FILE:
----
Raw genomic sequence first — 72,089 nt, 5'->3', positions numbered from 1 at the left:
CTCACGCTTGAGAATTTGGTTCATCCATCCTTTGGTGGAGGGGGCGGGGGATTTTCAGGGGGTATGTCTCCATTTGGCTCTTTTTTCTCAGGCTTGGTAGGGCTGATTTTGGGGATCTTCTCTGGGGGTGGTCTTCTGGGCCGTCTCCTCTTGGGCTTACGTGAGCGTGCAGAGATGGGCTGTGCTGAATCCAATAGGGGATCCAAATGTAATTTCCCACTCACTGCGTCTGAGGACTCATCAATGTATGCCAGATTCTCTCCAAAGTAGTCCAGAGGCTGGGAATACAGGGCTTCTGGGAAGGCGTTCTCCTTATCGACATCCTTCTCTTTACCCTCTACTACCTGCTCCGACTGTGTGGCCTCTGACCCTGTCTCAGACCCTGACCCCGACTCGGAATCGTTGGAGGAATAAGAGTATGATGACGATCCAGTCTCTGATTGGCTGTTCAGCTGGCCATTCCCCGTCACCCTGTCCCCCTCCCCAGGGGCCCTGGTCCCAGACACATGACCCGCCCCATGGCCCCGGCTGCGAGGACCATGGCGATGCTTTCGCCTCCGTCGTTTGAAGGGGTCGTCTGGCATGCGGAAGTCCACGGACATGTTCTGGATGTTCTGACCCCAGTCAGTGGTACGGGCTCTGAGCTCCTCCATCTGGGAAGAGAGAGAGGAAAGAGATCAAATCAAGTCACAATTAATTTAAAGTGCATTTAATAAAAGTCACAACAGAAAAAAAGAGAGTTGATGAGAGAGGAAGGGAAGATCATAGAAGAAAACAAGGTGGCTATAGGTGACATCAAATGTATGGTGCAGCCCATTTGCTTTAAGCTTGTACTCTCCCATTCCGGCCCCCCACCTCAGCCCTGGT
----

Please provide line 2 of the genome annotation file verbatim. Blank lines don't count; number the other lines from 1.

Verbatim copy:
CTCACGCTTGAGAATTTGGTTCATCCATCCTTTGGTGGAGGGGGCGGGGGATTTTCAGGGGGTATGTCTCCATTTGGCTCTTTTTTCTCAGGCTTGGTAGGGCTGATTTTGGGGATCTTCTCTGGGGGTGGTCTTCTGGGCCGTCTCCTCTTGGGCTTACGTGAGCGTGCAGAGATGGGCTGTGCTGAATCCAATAGGGGATCCAAATGTAATTTCCCACTCACTGCGTCTGAGGACTCATCAATGTATGCCAGATTCTCTCCAAAGTAGTCCAGAGGCTGGGAATACAGGGCTTCTGGGAAGGCGTTCTCCTTATCGACATCCTTCTCTTTACCCTCTACTACCTGCTCCGACTGTGTGGCCTCTGACCCTGTCTCAGACCCTGACCCCGACTCGGAATCGTTGGAGGAATAAGAGTATGATGACGATCCAGTCTCTGATTGGCTGTTCAGCTGGCCATTCCCCGTCACCCTGTCCCCCTCCCCAGGGGCCCTGGTCCCAGACACATGACCCGCCCCATGGCCCCGGCTGCGAGGACCATGGCGATGCTTTCGCCTCCGTCGTTTGAAGGGGTCGTCTGGCATGCGGAAGTCCACGGACATGTTCTGGATGTTCTGACCCCAGTCAGTGGTACGGGCTCTGAGCTCCTCCATCTGGGAAGAGAGAGAGGAAAGAGATCAAATCAAGTCACAATTAATTTAAAGTGCATTTAATAAAAGTCACAACAGAAAAAAAGAGAGTTGATGAGAGAGGAAGGGAAGATCATAGAAGAAAACAAGGTGGCTATAGGTGACATCAAATGTATGGTGCAGCCCATTTGCTTTAAGCTTGTACTCTCCCATTCCGGCCCCCCACCTCAGCCCTGGT